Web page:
The Holy Spirit has a prominent role regarding the images of the church, especially in relation to the church as the people of God and as the temple of the Holy Spirit. With regards to the church as the people of God, Hammett writes: “It is the indwelling of the Holy Spirit that makes this people different than the Old Testament people of God. He [the Spirit] is the discontinuity; his coming makes the church the new creation of God” (p. 33). The church is also the temple of the Holy Spirit; meaning that God indwells or inhabits his church primarily through the Holy Spirit (p.44).

Elsewhere, the Holy Spirit is crucial to the discussion of “Who is the church?” The Spirit is the agent that causes regeneration, allowing people to be transformed “into relationship with God” and thus rightly placed in the body of Christ, the church (p .47). In turn, the indwelling of the Spirit in every believer informs the doctrine of the priesthood of all believers, which plays an important role in the practice of congregational government. “Early Baptists had a robust confidence in the power and competence of the church to govern its own affairs; that confidence was linked to the empowering presence of the Spirit in the church” (p.75).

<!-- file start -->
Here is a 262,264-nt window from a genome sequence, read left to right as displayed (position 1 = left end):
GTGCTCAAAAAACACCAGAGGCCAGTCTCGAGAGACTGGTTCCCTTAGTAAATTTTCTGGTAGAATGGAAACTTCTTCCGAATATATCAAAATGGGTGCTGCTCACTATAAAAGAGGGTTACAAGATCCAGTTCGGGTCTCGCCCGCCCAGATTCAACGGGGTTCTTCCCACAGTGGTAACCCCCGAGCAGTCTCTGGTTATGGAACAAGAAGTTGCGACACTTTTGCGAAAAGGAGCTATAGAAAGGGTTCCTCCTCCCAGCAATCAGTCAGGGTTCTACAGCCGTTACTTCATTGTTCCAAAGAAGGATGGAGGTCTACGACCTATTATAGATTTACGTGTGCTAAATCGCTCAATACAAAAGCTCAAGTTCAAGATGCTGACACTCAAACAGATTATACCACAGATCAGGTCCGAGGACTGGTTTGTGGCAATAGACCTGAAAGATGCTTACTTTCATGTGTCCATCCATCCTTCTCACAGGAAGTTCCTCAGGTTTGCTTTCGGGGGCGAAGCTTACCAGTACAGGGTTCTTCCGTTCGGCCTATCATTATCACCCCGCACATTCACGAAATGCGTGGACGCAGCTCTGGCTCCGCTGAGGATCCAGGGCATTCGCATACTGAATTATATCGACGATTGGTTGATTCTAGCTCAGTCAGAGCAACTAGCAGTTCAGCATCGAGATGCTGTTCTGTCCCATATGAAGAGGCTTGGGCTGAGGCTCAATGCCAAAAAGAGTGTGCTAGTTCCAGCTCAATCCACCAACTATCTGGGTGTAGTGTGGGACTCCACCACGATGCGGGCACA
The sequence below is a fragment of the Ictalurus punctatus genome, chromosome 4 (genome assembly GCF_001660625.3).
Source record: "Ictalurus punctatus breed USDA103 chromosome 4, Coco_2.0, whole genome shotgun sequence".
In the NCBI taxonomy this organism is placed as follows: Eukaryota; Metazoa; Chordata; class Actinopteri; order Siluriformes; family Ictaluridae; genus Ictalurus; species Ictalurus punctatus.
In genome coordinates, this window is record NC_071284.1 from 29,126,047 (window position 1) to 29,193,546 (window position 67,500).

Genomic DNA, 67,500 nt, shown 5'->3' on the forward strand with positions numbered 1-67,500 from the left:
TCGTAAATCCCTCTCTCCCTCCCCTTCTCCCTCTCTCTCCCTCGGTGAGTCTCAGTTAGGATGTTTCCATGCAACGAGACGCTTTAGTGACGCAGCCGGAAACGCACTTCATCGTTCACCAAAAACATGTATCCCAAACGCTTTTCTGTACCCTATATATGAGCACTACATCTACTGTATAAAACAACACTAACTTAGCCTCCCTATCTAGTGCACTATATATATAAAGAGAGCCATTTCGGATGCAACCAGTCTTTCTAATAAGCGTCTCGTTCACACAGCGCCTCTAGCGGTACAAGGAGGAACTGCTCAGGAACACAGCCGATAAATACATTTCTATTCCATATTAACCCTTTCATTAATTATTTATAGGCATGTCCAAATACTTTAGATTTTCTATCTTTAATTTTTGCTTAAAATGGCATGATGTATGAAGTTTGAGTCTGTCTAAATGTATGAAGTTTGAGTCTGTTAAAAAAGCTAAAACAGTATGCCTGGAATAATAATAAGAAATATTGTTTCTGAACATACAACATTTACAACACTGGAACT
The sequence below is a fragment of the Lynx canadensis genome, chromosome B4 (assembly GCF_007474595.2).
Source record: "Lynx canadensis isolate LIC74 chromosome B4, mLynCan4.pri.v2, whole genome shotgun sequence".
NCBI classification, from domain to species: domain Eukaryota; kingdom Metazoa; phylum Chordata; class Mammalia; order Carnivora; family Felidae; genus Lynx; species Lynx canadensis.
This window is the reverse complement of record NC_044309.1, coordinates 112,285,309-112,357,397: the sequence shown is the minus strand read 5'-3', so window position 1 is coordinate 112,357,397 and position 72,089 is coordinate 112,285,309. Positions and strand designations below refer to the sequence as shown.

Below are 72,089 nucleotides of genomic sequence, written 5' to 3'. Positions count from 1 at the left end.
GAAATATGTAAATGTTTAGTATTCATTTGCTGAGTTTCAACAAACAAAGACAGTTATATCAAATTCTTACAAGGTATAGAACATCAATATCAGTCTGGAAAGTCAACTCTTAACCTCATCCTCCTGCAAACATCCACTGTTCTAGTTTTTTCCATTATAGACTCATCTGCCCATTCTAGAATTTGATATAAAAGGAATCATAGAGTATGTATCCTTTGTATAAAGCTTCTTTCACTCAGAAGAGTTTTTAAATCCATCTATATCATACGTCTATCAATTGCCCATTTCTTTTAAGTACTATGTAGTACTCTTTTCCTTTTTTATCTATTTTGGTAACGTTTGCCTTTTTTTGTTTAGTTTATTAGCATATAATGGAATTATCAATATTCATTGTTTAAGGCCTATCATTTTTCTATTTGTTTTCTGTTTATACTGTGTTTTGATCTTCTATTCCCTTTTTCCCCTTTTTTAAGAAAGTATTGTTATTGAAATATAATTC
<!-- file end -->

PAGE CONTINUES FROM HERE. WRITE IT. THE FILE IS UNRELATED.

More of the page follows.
Further, the Holy Spirit empowers the ministries of the church. The Spirit, which is the Spirit of truth (John 16:13), empowers the teaching ministry of the church by enabling believers to communicate and receive the truth of God’s Word (p.225). It enables the ministry of fellowship, for without the Spirit’s help, “diverse members” could not rightly experience fellowship (p.225). The Holy Spirit is also critical to the ministry of worship. True worship, Hammett suggests, is “Spirit-empowered” and “Christ-focused” (p.239).